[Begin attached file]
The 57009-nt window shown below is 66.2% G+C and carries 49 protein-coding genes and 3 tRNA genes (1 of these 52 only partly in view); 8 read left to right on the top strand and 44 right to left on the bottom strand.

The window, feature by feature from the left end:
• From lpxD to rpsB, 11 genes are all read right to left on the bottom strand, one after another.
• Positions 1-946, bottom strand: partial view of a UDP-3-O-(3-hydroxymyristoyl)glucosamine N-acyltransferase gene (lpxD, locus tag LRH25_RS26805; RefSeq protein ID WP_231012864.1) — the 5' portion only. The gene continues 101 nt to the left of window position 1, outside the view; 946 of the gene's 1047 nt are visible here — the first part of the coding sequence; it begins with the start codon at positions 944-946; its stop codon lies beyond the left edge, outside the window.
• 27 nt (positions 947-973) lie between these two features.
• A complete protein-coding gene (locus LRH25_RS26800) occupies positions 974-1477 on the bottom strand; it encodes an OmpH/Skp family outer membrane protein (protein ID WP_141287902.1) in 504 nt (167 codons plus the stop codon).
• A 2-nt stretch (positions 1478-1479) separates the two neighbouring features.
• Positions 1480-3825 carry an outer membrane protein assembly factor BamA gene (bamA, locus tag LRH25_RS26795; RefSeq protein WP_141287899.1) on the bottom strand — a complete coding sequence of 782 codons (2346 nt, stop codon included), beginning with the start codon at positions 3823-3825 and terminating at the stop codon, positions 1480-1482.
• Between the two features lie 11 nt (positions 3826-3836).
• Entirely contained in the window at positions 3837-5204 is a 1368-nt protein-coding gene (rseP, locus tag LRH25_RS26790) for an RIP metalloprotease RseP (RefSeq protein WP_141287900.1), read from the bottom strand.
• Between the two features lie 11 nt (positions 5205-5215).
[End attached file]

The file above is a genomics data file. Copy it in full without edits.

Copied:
The 57009-nt window shown below is 66.2% G+C and carries 49 protein-coding genes and 3 tRNA genes (1 of these 52 only partly in view); 8 read left to right on the top strand and 44 right to left on the bottom strand.

The window, feature by feature from the left end:
• From lpxD to rpsB, 11 genes are all read right to left on the bottom strand, one after another.
• Positions 1-946, bottom strand: partial view of a UDP-3-O-(3-hydroxymyristoyl)glucosamine N-acyltransferase gene (lpxD, locus tag LRH25_RS26805; RefSeq protein ID WP_231012864.1) — the 5' portion only. The gene continues 101 nt to the left of window position 1, outside the view; 946 of the gene's 1047 nt are visible here — the first part of the coding sequence; it begins with the start codon at positions 944-946; its stop codon lies beyond the left edge, outside the window.
• 27 nt (positions 947-973) lie between these two features.
• A complete protein-coding gene (locus LRH25_RS26800) occupies positions 974-1477 on the bottom strand; it encodes an OmpH/Skp family outer membrane protein (protein ID WP_141287902.1) in 504 nt (167 codons plus the stop codon).
• A 2-nt stretch (positions 1478-1479) separates the two neighbouring features.
• Positions 1480-3825 carry an outer membrane protein assembly factor BamA gene (bamA, locus tag LRH25_RS26795; RefSeq protein WP_141287899.1) on the bottom strand — a complete coding sequence of 782 codons (2346 nt, stop codon included), beginning with the start codon at positions 3823-3825 and terminating at the stop codon, positions 1480-1482.
• Between the two features lie 11 nt (positions 3826-3836).
• Entirely contained in the window at positions 3837-5204 is a 1368-nt protein-coding gene (rseP, locus tag LRH25_RS26790) for an RIP metalloprotease RseP (RefSeq protein WP_141287900.1), read from the bottom strand.
• Between the two features lie 11 nt (positions 5205-5215).